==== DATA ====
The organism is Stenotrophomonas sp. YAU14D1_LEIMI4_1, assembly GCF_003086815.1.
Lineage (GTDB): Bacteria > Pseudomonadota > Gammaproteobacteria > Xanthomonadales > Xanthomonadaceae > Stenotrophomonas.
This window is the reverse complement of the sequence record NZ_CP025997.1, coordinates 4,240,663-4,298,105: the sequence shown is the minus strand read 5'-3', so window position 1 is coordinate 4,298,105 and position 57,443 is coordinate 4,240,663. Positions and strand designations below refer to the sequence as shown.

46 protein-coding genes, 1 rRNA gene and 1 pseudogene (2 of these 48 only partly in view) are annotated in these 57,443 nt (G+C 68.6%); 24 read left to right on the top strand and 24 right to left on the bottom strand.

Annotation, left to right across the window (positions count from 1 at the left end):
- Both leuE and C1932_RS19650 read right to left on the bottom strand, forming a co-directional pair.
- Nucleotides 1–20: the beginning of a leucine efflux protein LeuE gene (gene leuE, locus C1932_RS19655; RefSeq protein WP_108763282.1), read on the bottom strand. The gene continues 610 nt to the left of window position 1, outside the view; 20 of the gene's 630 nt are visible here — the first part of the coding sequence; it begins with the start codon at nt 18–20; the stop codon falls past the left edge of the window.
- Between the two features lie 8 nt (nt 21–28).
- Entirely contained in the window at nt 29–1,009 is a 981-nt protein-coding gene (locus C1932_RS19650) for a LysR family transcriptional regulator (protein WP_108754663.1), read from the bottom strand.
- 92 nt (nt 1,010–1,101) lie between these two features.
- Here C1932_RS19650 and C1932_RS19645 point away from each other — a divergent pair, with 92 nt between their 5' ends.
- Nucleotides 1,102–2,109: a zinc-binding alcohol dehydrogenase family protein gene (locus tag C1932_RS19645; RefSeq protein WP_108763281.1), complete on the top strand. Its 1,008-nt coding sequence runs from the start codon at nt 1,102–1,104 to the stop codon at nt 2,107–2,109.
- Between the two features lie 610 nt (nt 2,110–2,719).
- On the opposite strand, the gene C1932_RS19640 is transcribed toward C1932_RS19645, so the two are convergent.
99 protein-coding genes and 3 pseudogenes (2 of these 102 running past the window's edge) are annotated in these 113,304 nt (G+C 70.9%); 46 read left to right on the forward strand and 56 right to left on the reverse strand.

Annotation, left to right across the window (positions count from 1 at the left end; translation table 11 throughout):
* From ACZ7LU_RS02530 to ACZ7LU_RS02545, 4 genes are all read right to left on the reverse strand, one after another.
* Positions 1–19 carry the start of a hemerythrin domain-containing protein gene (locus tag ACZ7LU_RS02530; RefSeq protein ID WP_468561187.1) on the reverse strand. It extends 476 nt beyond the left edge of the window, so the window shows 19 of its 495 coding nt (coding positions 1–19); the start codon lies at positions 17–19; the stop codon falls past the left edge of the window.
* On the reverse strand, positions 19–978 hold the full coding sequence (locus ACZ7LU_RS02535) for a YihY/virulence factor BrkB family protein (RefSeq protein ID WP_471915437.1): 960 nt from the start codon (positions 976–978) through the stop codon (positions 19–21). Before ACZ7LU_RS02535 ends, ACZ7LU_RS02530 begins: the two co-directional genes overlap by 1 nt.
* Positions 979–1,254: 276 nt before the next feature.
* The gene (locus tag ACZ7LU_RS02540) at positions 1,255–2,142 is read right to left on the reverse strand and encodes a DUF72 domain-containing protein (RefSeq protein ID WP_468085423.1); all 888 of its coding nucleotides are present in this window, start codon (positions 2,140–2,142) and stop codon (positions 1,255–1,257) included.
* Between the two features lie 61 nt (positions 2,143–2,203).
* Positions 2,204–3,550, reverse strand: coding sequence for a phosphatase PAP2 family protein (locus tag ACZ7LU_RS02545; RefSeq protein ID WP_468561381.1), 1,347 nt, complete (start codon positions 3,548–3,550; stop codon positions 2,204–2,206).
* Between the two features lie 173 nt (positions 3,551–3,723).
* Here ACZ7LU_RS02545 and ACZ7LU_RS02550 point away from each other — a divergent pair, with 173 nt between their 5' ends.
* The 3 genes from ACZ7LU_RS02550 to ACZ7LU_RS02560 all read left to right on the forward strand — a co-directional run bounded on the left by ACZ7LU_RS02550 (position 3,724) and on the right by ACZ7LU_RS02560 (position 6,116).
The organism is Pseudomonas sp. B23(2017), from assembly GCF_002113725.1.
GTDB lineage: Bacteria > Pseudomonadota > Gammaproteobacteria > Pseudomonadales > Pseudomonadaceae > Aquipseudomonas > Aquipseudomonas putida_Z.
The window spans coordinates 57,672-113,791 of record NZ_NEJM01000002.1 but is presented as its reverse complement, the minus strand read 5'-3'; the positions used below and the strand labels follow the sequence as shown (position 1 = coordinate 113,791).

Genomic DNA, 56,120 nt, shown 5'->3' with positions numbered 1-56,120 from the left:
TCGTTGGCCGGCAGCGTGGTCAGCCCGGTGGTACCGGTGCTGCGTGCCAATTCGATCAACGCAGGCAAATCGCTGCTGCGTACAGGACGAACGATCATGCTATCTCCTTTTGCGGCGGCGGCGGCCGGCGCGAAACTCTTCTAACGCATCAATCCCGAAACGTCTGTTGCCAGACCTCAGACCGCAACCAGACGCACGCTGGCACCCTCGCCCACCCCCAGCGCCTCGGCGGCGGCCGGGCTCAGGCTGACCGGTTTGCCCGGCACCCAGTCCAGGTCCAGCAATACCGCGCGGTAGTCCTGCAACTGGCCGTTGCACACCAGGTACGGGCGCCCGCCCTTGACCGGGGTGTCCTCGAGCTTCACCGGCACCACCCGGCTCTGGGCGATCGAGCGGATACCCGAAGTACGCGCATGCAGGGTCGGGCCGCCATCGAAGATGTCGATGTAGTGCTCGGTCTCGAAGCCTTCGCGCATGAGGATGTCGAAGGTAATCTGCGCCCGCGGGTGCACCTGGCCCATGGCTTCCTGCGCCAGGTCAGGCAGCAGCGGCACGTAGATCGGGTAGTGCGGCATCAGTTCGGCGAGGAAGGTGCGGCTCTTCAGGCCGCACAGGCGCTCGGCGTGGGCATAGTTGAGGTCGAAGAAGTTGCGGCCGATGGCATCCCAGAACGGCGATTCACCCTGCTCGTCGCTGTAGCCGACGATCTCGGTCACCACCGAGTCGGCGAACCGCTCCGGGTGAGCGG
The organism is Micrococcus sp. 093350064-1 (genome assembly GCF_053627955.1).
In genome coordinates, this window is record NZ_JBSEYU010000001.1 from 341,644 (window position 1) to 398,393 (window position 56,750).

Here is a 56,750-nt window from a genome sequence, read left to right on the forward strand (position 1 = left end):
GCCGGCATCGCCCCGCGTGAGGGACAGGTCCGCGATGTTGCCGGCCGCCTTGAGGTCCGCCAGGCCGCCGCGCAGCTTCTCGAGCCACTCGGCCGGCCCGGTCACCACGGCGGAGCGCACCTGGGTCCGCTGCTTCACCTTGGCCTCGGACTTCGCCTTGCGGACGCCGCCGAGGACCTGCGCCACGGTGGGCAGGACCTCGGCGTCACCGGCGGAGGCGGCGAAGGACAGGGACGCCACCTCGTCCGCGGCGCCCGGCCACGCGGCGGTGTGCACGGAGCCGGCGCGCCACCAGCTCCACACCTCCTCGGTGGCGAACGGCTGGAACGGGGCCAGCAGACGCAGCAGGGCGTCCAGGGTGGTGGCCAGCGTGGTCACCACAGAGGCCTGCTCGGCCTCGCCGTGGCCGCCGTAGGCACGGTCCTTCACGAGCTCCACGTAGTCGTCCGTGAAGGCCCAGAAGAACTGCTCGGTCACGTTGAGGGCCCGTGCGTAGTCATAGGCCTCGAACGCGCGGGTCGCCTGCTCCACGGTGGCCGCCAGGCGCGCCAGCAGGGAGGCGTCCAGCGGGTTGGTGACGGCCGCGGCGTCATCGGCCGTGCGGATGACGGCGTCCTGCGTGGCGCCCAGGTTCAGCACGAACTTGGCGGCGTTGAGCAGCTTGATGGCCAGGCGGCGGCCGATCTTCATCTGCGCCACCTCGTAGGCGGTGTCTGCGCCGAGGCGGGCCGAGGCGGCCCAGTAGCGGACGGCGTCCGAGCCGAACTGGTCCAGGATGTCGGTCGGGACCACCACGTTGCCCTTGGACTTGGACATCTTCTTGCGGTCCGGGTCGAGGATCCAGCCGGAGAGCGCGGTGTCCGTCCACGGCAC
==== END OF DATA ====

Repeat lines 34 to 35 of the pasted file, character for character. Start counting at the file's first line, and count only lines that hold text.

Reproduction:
Here is a 56,750-nt window from a genome sequence, read left to right on the forward strand (position 1 = left end):
GCCGGCATCGCCCCGCGTGAGGGACAGGTCCGCGATGTTGCCGGCCGCCTTGAGGTCCGCCAGGCCGCCGCGCAGCTTCTCGAGCCACTCGGCCGGCCCGGTCACCACGGCGGAGCGCACCTGGGTCCGCTGCTTCACCTTGGCCTCGGACTTCGCCTTGCGGACGCCGCCGAGGACCTGCGCCACGGTGGGCAGGACCTCGGCGTCACCGGCGGAGGCGGCGAAGGACAGGGACGCCACCTCGTCCGCGGCGCCCGGCCACGCGGCGGTGTGCACGGAGCCGGCGCGCCACCAGCTCCACACCTCCTCGGTGGCGAACGGCTGGAACGGGGCCAGCAGACGCAGCAGGGCGTCCAGGGTGGTGGCCAGCGTGGTCACCACAGAGGCCTGCTCGGCCTCGCCGTGGCCGCCGTAGGCACGGTCCTTCACGAGCTCCACGTAGTCGTCCGTGAAGGCCCAGAAGAACTGCTCGGTCACGTTGAGGGCCCGTGCGTAGTCATAGGCCTCGAACGCGCGGGTCGCCTGCTCCACGGTGGCCGCCAGGCGCGCCAGCAGGGAGGCGTCCAGCGGGTTGGTGACGGCCGCGGCGTCATCGGCCGTGCGGATGACGGCGTCCTGCGTGGCGCCCAGGTTCAGCACGAACTTGGCGGCGTTGAGCAGCTTGATGGCCAGGCGGCGGCCGATCTTCATCTGCGCCACCTCGTAGGCGGTGTCTGCGCCGAGGCGGGCCGAGGCGGCCCAGTAGCGGACGGCGTCCGAGCCGAACTGGTCCAGGATGTCGGTCGGGACCACCACGTTGCCCTTGGACTTGGACATCTTCTTGCGGTCCGGGTCGAGGATCCAGCCGGAGAGCGCGGTGTCCGTCCACGGCAC